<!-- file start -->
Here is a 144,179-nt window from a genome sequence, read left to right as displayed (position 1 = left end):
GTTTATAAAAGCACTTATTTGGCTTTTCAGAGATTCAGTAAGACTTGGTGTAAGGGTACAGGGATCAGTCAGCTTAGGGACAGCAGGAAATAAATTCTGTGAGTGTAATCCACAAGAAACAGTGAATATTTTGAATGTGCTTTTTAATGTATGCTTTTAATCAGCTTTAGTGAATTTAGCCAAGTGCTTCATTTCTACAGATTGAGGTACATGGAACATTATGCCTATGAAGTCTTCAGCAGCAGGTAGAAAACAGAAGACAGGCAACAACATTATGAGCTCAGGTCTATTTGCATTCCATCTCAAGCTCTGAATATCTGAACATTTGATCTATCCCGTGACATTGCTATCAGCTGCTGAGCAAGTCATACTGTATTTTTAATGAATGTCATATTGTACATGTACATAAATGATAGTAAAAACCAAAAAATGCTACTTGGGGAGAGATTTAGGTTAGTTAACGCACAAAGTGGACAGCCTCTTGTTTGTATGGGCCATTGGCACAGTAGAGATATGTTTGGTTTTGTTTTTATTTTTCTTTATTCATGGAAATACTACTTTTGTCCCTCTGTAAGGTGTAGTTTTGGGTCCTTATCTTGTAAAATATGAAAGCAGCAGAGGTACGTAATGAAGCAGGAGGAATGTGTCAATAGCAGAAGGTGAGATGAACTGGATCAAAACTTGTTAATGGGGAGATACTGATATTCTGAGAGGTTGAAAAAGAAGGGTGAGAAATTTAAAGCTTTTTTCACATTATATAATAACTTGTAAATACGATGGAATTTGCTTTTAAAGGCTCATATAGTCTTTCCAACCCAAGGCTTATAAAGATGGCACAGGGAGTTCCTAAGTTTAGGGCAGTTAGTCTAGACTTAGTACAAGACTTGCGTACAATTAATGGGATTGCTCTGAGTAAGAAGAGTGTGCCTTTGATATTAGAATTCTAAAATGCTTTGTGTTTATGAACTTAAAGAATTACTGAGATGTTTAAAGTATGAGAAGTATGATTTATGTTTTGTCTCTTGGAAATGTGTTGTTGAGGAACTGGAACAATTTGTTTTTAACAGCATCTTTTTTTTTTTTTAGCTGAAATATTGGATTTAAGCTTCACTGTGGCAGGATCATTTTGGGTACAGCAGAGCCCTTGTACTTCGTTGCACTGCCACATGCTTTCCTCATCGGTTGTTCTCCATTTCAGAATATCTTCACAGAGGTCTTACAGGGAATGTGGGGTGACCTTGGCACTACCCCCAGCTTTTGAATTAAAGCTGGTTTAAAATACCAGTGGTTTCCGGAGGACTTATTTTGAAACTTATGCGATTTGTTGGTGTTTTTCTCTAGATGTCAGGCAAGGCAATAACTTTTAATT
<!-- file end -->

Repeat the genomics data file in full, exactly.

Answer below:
Here is a 144,179-nt window from a genome sequence, read left to right as displayed (position 1 = left end):
GTTTATAAAAGCACTTATTTGGCTTTTCAGAGATTCAGTAAGACTTGGTGTAAGGGTACAGGGATCAGTCAGCTTAGGGACAGCAGGAAATAAATTCTGTGAGTGTAATCCACAAGAAACAGTGAATATTTTGAATGTGCTTTTTAATGTATGCTTTTAATCAGCTTTAGTGAATTTAGCCAAGTGCTTCATTTCTACAGATTGAGGTACATGGAACATTATGCCTATGAAGTCTTCAGCAGCAGGTAGAAAACAGAAGACAGGCAACAACATTATGAGCTCAGGTCTATTTGCATTCCATCTCAAGCTCTGAATATCTGAACATTTGATCTATCCCGTGACATTGCTATCAGCTGCTGAGCAAGTCATACTGTATTTTTAATGAATGTCATATTGTACATGTACATAAATGATAGTAAAAACCAAAAAATGCTACTTGGGGAGAGATTTAGGTTAGTTAACGCACAAAGTGGACAGCCTCTTGTTTGTATGGGCCATTGGCACAGTAGAGATATGTTTGGTTTTGTTTTTATTTTTCTTTATTCATGGAAATACTACTTTTGTCCCTCTGTAAGGTGTAGTTTTGGGTCCTTATCTTGTAAAATATGAAAGCAGCAGAGGTACGTAATGAAGCAGGAGGAATGTGTCAATAGCAGAAGGTGAGATGAACTGGATCAAAACTTGTTAATGGGGAGATACTGATATTCTGAGAGGTTGAAAAAGAAGGGTGAGAAATTTAAAGCTTTTTTCACATTATATAATAACTTGTAAATACGATGGAATTTGCTTTTAAAGGCTCATATAGTCTTTCCAACCCAAGGCTTATAAAGATGGCACAGGGAGTTCCTAAGTTTAGGGCAGTTAGTCTAGACTTAGTACAAGACTTGCGTACAATTAATGGGATTGCTCTGAGTAAGAAGAGTGTGCCTTTGATATTAGAATTCTAAAATGCTTTGTGTTTATGAACTTAAAGAATTACTGAGATGTTTAAAGTATGAGAAGTATGATTTATGTTTTGTCTCTTGGAAATGTGTTGTTGAGGAACTGGAACAATTTGTTTTTAACAGCATCTTTTTTTTTTTTTAGCTGAAATATTGGATTTAAGCTTCACTGTGGCAGGATCATTTTGGGTACAGCAGAGCCCTTGTACTTCGTTGCACTGCCACATGCTTTCCTCATCGGTTGTTCTCCATTTCAGAATATCTTCACAGAGGTCTTACAGGGAATGTGGGGTGACCTTGGCACTACCCCCAGCTTTTGAATTAAAGCTGGTTTAAAATACCAGTGGTTTCCGGAGGACTTATTTTGAAACTTATGCGATTTGTTGGTGTTTTTCTCTAGATGTCAGGCAAGGCAATAACTTTTAATT